In the period of consolidation of absolute monarchy, when, instead of hundreds of small principalities big states began to emerge and grow up in Europe, the court life changed. There were no "drinking knights’ drinking bouts" of the times of King Arthur, which were simply rough and artless. A strictly canonized, magnificent, prim ceremoniousness came instead.

There was a saying in the Middle Ages, namely "Ceremonious, as a Spaniard," and it is not accidentally. The palm of supremacy concerning the rules of behavior belonged to the Spaniards. The first treatise on the rules of behavior was written in 1204 by a Spanish priest Pedro Alfonso, and was called "Disciplina clericalis." It was used as the basis for all the subsequent books on etiquette. The treatise contained the rules of table manners, taught how to talk, receive visitors, and the like.

Despite the fact that the population of medieval Spain was illiterate (with almost no exceptions), including the noblest people, and the book could be read by very, very few, Pedro Alfonso created such a code of court etiquette, which cannot be excelled by anyone even now. It described in detail how food had to be served at the royal table, who of the court people had bring the royal person a part of the attire, and even how many weeks and in what castle (out of many ones in possession) the royal family could spend.

After that, etiquette is perceived not just as a standard of behavior, but as a certain ritual of communication, especially with people of a higher rank. But even people equal to each other in ranks, had to comply thousands of conventions, or they simply were to be crushed by the public contempt. In the early and middle Medieval Ages etiquette was created by the Church, and in the Late Middle Ages the royal courts of Paris, London and other European countries formed it.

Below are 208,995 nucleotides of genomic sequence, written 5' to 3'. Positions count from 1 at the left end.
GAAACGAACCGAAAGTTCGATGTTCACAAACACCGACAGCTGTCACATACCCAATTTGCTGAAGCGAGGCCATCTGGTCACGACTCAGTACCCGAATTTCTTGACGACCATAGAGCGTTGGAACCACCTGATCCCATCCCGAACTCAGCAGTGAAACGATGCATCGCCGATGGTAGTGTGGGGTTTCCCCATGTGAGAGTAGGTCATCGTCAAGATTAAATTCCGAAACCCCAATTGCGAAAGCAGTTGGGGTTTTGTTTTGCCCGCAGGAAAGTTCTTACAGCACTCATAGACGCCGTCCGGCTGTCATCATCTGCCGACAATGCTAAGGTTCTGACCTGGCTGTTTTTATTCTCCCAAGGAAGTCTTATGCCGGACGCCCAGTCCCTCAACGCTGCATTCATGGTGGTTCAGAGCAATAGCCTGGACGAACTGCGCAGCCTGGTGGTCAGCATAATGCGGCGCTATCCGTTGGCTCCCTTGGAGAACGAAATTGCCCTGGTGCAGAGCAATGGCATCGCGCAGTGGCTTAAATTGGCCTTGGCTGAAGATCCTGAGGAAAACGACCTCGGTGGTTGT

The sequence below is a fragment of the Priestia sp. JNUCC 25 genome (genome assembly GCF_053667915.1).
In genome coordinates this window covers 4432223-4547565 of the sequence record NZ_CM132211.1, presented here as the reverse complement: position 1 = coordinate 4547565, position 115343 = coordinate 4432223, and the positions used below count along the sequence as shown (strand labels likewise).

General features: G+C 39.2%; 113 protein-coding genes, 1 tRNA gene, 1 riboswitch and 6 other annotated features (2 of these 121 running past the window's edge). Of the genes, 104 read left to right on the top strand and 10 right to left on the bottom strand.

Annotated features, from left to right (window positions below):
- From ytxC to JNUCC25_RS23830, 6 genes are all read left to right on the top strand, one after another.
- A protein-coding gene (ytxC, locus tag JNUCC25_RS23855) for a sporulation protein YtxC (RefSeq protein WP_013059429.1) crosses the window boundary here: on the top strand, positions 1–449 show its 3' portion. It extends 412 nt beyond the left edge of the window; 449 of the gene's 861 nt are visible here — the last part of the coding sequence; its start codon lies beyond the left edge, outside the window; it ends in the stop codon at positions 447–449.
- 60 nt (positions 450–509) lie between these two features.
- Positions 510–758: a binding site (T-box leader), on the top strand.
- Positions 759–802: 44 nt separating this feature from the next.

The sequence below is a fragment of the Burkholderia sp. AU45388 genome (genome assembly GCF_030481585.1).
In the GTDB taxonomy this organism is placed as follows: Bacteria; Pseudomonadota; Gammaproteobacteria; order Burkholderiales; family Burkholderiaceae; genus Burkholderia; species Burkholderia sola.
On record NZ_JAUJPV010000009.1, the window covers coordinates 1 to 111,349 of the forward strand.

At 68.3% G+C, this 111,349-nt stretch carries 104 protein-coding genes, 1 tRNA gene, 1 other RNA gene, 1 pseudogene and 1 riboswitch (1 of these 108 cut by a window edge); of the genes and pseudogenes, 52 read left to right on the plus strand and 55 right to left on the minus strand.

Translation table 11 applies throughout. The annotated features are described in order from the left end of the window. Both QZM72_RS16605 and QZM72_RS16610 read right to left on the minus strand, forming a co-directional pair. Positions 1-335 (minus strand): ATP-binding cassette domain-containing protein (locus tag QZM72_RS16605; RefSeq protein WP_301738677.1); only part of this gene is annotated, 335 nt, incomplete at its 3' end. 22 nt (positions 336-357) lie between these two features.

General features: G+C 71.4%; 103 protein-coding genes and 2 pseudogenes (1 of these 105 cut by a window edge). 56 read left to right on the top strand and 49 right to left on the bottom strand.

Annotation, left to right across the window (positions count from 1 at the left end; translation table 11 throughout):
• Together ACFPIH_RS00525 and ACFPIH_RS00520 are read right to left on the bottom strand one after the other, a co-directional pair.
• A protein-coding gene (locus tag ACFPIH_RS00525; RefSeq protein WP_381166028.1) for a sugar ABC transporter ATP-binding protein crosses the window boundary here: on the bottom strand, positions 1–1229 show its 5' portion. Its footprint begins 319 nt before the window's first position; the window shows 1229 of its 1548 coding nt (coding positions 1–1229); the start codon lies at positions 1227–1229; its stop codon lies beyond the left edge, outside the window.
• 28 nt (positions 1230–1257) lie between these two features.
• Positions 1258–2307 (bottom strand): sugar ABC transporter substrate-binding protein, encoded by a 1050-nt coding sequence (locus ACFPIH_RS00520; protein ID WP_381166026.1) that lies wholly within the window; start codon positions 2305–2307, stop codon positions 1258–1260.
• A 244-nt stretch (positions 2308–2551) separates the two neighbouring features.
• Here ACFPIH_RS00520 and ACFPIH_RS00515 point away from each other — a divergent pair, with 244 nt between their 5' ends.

Various books on etiquette, which had become so complex that the courts needed special people who knew all the subtleties and ensured their observance, appeared at this time. Those people were called masters of ceremonies and their only occupation was to keep in mind the numerous details of court etiquette, starting from the number and style of buckles on shoes and bows in hairstyles up to the ceremony of guests reception. Because even the kings had no right to violate the requirements of court etiquette, no matter how strict they were, but the kings themselves could not remember a great variety of all sorts of "mandatory" small things.

A little bit later, a sharp criticism of the "idiocy of court life" started. "Imagine a man ignorant of laws, and who is almost a direct enemy of the public good, pursuing only his personal benefits, who is a voluptuousness devotee, hates learning, truth and freedom", - wrote Erasmus Roterodamus.

The words, gestures, new patterns of behavior, views on the relationship between equals and subordinates that were common for the chivalry, gradually entered the other classes of society. A special type of social relations that are still characteristic of European society was formed. Today, despite huge changes in this sphere, a bright distinctive feature of European civilization are the traditions inherited from the courtly love.

At that historical period, valor and virtue were not that you had to be a moral person, harmonious, unique and different from others, but to the contrary, you had to correspond to strict patterns, standards, authorities, subordinate your individuality to typical, and personal behavior to the strict rules of etiquette and customs, which became more formalized.